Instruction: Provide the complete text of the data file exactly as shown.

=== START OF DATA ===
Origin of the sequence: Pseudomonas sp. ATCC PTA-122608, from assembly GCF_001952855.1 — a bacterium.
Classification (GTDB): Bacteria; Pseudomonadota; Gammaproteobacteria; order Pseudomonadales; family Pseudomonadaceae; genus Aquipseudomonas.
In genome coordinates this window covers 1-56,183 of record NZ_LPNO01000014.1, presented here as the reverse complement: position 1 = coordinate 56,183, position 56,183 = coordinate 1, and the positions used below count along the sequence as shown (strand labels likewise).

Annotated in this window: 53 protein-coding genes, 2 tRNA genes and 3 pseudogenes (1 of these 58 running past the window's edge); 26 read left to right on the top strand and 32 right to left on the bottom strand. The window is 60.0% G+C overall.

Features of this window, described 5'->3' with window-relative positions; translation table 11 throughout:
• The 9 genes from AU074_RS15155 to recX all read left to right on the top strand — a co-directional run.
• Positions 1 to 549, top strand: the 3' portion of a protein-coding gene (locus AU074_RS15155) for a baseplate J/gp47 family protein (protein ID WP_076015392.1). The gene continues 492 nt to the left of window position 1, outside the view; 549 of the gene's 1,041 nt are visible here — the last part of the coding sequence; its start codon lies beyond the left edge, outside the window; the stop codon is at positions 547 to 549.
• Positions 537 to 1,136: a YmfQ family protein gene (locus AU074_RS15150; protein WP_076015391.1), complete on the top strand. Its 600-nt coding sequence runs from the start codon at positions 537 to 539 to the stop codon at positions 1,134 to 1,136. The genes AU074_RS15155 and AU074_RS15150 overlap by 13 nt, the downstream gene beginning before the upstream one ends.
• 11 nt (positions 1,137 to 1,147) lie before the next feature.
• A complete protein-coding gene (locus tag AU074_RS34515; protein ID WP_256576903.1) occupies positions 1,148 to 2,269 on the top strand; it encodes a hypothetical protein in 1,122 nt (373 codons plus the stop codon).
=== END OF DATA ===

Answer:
Origin of the sequence: Pseudomonas sp. ATCC PTA-122608, from assembly GCF_001952855.1 — a bacterium.
Classification (GTDB): Bacteria; Pseudomonadota; Gammaproteobacteria; order Pseudomonadales; family Pseudomonadaceae; genus Aquipseudomonas.
In genome coordinates this window covers 1-56,183 of record NZ_LPNO01000014.1, presented here as the reverse complement: position 1 = coordinate 56,183, position 56,183 = coordinate 1, and the positions used below count along the sequence as shown (strand labels likewise).

Annotated in this window: 53 protein-coding genes, 2 tRNA genes and 3 pseudogenes (1 of these 58 running past the window's edge); 26 read left to right on the top strand and 32 right to left on the bottom strand. The window is 60.0% G+C overall.

Features of this window, described 5'->3' with window-relative positions; translation table 11 throughout:
• The 9 genes from AU074_RS15155 to recX all read left to right on the top strand — a co-directional run.
• Positions 1 to 549, top strand: the 3' portion of a protein-coding gene (locus AU074_RS15155) for a baseplate J/gp47 family protein (protein ID WP_076015392.1). The gene continues 492 nt to the left of window position 1, outside the view; 549 of the gene's 1,041 nt are visible here — the last part of the coding sequence; its start codon lies beyond the left edge, outside the window; the stop codon is at positions 547 to 549.
• Positions 537 to 1,136: a YmfQ family protein gene (locus AU074_RS15150; protein WP_076015391.1), complete on the top strand. Its 600-nt coding sequence runs from the start codon at positions 537 to 539 to the stop codon at positions 1,134 to 1,136. The genes AU074_RS15155 and AU074_RS15150 overlap by 13 nt, the downstream gene beginning before the upstream one ends.
• 11 nt (positions 1,137 to 1,147) lie before the next feature.
• A complete protein-coding gene (locus tag AU074_RS34515; protein ID WP_256576903.1) occupies positions 1,148 to 2,269 on the top strand; it encodes a hypothetical protein in 1,122 nt (373 codons plus the stop codon).